George Town in the Cayman Islands
The minute I stepped off the cruise ship, I knew I was somewhere special! I couldn’t wait to explore the winding, colorful and cosmopolitan streets of George Town in the Grand Cayman Islands. George Town is the capital of the Cayman Islands which are located in the British West Indies. These islands have a population of over 55,000 making it the second-largest city of all the British Overseas Territories. It definitely has a British vibe as well as lots to do and see, much more so than on many islands in the West Indies.
The beaches here are simply idyllic. One beach I had to check out was Seven Mile Beach, it’s not only one of the most famous in the Caribbean, it is the most popular beach in George Town. I could have spent the day on this beach that is lined with luxury resorts, restaurants and bars, water sports centers, and even a few small reefs for snorkeling. But, I really wanted to get off the beaten path.
|Courtesy Rum Point Club|
Deciding to get away from the crowds I headed to Rum Point which is about a 50-minute drive from Seven Mile Beach. Another more exciting way to get to Rum Point (and cheaper) is to take a luxury catamaran ferry service from Safehaven Dock to Rum Point Club for only $5 per person! To book call 1-877-506-6368, or locally 1-345-623-5965. Arriving at Rum Point, the first thing I did was book a trip to the Stingray Sandbar with Red Sail Sports located at Rum Point Club. It was an unforgettable experience to see and swim with these incredibly graceful sea creatures. The sand is so white and the water is crystal clear making the stingrays easy to see as they glided beneath me in an underwater ballet!
|Courtesy Rum Point Club|
After my swim, I had worked up an appetite and decided to dine at the Rum Point Club Restaurant. The views of the azure colored water is spectacular and so is the menu. The waitress told me that Caybrew fish and chips, and traditional jerk pork are favorites with visitors, and, so was the seafood hot pot, the restaurant’s signature dish. It wasn’t an easy decision but I went for the seafood hot pot! This dish, served with rice, is a scrumptious combination of lobster, shrimp, scallops, mussels, clams, and shitaake mushrooms that float in a delicately aromatic coconut broth.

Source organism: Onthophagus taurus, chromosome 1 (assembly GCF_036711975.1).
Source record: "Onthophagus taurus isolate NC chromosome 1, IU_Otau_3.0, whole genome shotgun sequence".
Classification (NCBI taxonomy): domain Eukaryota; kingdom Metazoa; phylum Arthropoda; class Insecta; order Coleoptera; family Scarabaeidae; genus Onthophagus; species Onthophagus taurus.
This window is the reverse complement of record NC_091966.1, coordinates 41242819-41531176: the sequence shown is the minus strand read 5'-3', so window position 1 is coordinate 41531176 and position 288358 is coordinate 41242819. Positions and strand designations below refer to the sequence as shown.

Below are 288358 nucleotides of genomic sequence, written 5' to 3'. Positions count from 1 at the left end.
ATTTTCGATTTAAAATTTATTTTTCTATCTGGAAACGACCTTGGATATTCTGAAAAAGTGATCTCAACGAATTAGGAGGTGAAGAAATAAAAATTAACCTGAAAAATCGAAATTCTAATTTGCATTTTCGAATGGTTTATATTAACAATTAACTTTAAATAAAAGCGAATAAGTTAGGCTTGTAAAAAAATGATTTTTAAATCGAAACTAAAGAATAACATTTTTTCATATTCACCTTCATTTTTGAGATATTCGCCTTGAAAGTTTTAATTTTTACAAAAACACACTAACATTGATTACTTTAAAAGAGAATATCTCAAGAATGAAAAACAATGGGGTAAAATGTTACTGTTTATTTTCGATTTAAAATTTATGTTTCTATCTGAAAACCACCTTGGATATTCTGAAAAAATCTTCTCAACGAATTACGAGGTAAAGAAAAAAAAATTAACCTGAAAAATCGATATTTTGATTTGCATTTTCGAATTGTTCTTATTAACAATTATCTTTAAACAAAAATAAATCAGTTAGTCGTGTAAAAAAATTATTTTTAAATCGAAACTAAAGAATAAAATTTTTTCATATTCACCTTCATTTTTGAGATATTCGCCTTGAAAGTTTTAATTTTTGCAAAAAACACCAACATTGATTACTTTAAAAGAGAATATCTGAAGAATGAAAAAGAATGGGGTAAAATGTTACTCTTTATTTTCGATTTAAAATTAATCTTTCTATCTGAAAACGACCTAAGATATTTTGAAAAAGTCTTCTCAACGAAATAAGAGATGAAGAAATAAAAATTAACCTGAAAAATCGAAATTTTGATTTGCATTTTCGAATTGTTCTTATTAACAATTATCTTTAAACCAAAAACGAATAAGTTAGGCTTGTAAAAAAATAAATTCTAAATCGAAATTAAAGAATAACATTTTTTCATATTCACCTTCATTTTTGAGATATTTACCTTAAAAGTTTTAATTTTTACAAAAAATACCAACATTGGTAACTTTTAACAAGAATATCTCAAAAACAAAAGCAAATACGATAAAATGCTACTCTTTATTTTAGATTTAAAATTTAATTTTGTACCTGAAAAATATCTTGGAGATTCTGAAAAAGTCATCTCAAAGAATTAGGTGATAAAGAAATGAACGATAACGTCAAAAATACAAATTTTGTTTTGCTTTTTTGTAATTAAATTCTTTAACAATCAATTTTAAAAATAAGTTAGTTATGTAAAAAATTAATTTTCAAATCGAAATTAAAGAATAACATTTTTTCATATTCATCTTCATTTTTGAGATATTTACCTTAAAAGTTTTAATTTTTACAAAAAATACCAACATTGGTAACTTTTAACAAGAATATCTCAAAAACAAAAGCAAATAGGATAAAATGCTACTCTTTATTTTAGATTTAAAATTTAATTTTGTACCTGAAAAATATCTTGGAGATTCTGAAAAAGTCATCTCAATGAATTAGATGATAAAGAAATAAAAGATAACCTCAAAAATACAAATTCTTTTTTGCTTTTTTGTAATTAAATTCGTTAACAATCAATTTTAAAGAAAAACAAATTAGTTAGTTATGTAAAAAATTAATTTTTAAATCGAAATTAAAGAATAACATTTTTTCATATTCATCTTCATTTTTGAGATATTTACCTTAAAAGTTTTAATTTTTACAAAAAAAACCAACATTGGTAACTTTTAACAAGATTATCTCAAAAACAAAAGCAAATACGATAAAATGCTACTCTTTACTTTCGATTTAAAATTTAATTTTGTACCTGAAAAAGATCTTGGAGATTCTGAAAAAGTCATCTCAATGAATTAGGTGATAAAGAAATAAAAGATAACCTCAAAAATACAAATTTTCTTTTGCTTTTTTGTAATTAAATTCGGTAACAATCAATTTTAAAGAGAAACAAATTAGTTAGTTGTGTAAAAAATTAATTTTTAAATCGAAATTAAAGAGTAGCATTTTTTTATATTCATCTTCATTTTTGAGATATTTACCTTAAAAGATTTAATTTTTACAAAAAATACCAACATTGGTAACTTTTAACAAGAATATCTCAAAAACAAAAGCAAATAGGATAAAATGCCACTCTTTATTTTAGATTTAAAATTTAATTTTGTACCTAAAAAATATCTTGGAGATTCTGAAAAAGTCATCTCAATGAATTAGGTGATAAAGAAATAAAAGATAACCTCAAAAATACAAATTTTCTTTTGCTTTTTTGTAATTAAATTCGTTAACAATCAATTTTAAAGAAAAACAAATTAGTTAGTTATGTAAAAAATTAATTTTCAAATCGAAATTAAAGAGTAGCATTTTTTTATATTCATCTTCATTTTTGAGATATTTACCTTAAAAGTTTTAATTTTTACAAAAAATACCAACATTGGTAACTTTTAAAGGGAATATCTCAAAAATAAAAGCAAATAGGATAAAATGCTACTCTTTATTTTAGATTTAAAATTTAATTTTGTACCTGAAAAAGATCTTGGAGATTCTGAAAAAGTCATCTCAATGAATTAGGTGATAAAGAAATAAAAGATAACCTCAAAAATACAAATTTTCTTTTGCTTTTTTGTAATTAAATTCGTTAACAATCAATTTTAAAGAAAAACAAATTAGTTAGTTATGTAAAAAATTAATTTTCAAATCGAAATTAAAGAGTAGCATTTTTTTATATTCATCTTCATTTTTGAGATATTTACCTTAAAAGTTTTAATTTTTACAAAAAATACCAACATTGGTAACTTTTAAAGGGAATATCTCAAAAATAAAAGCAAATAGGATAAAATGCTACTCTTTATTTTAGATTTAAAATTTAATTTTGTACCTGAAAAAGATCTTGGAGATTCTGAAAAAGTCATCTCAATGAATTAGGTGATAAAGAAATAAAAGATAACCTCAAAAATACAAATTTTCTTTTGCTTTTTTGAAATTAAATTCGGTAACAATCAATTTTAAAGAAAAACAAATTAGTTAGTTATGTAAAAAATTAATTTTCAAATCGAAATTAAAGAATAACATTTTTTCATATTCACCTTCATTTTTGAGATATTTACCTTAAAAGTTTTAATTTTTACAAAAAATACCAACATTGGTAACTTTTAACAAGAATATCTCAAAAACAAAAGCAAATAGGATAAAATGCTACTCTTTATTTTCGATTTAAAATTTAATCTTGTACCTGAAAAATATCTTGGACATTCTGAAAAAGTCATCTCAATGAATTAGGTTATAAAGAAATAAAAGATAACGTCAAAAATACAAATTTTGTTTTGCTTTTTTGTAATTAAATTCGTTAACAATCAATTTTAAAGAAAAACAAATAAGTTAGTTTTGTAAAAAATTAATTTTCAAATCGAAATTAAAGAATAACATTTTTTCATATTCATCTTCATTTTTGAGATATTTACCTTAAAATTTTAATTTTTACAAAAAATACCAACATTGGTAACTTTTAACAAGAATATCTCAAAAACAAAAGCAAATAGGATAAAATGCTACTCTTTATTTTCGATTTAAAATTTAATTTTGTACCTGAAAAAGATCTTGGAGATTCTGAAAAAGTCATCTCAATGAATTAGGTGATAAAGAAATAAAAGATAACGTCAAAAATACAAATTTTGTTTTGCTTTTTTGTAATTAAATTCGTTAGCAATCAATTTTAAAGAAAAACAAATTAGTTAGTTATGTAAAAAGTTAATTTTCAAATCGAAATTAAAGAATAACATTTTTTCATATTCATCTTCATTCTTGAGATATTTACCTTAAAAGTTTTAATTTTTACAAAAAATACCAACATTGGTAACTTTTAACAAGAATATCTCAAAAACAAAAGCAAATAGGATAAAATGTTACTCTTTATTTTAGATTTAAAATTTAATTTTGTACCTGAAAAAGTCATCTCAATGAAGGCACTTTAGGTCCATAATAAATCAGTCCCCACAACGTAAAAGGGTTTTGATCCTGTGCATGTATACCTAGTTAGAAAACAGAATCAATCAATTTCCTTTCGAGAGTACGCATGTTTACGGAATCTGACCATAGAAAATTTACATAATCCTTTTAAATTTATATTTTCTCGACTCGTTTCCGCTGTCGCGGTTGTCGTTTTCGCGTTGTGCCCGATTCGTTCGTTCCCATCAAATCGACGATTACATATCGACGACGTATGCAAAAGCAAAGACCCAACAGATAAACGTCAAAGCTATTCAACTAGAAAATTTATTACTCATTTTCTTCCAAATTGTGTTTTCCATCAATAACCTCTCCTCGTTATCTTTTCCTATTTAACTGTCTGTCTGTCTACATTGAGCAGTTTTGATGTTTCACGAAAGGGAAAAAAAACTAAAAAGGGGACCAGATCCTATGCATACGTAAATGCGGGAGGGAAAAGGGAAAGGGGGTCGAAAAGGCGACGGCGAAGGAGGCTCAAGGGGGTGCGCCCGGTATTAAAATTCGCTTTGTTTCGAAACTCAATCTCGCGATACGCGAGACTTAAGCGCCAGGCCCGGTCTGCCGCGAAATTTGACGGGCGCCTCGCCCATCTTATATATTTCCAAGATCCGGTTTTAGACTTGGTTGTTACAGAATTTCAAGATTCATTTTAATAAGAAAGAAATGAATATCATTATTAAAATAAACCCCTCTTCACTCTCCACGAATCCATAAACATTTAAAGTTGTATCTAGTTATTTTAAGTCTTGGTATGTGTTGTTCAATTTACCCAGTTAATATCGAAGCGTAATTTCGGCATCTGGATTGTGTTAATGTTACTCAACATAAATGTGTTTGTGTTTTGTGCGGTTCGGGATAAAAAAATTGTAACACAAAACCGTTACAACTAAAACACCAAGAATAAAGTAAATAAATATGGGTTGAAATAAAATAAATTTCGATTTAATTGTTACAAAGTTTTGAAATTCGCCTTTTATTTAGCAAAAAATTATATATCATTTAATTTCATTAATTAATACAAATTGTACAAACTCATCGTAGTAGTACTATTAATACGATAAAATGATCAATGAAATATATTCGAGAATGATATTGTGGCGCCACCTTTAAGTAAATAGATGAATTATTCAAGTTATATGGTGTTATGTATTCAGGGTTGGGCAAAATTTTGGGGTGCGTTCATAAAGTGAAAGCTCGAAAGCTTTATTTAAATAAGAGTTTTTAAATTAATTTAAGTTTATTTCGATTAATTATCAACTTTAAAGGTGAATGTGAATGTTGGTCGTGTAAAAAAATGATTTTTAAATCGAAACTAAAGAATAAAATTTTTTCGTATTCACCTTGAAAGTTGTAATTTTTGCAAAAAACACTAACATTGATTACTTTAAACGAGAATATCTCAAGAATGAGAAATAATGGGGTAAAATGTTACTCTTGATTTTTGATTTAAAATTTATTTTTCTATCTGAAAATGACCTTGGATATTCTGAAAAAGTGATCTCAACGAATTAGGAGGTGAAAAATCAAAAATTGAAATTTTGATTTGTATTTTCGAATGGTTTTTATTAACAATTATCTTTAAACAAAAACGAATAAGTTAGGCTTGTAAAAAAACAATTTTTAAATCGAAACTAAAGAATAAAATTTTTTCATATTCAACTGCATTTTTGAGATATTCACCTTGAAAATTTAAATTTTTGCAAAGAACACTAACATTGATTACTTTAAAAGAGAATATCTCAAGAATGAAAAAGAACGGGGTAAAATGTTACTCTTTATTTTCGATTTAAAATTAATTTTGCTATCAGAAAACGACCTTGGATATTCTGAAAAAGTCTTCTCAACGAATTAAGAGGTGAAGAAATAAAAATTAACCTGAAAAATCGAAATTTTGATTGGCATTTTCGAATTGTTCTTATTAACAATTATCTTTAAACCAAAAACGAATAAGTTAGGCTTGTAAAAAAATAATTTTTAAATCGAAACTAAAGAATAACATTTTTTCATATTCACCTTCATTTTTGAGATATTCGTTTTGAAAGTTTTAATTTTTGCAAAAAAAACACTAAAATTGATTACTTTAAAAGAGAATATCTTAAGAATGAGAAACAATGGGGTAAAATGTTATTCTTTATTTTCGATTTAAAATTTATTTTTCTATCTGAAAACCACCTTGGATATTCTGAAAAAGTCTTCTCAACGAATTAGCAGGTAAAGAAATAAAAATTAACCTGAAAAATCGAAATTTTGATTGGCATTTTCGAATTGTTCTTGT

|Courtesy of Rum Point Club|
Before heading back to George Town, I decided to check out one of the most famous bars in the Cayman Islands… called The Wreck. The bartender told me that the Wreck’s claim to fame was the creation of a boozy milkshake called a frozen mudslide! This drink was invented sometime in the 1970s because the bartender ran out of cream. When guests came to ask for a White Russian that is made with vodka, Kahlua, and cream, the bartender substituted Bailey’s Irish Cream for cream and the mudslide was born!
Back in George Town, I decided to go shopping, it is such a fun thing to do when island hopping on a cruise. Downtown George Town is a shopper’s paradise where you will find everything from imported trinkets to high-end apparel, beauty products, cameras, and jewelry shops. I loved the waterfront craft market because I could watch local craftspeople at work. There were one of a kind woodcarvings and paintings, and an interesting assortment of local jams, jellies, pickles, and snacks. A shop nearby called Artifacts caught my eye. It has a treasure trove of antique jewelry, maps, prints, china, and shipwrecked treasures making these items unusual. Most items in the store are more than 100 years old.
|Courtesy of the Cayman Island National Museum|
The Cayman Island National Museum Gift Shop was my last stop. This museum is located in the oldest public building in Grand Cayman and has four interesting galleries related to local culture, art, and natural history. Of special interest is the Ira Thompson Collection that dates back to the 1930s. The Gift Shop offers locally made products and souvenirs and is the official distributor for Cayman flags and Coat of Arms plaques.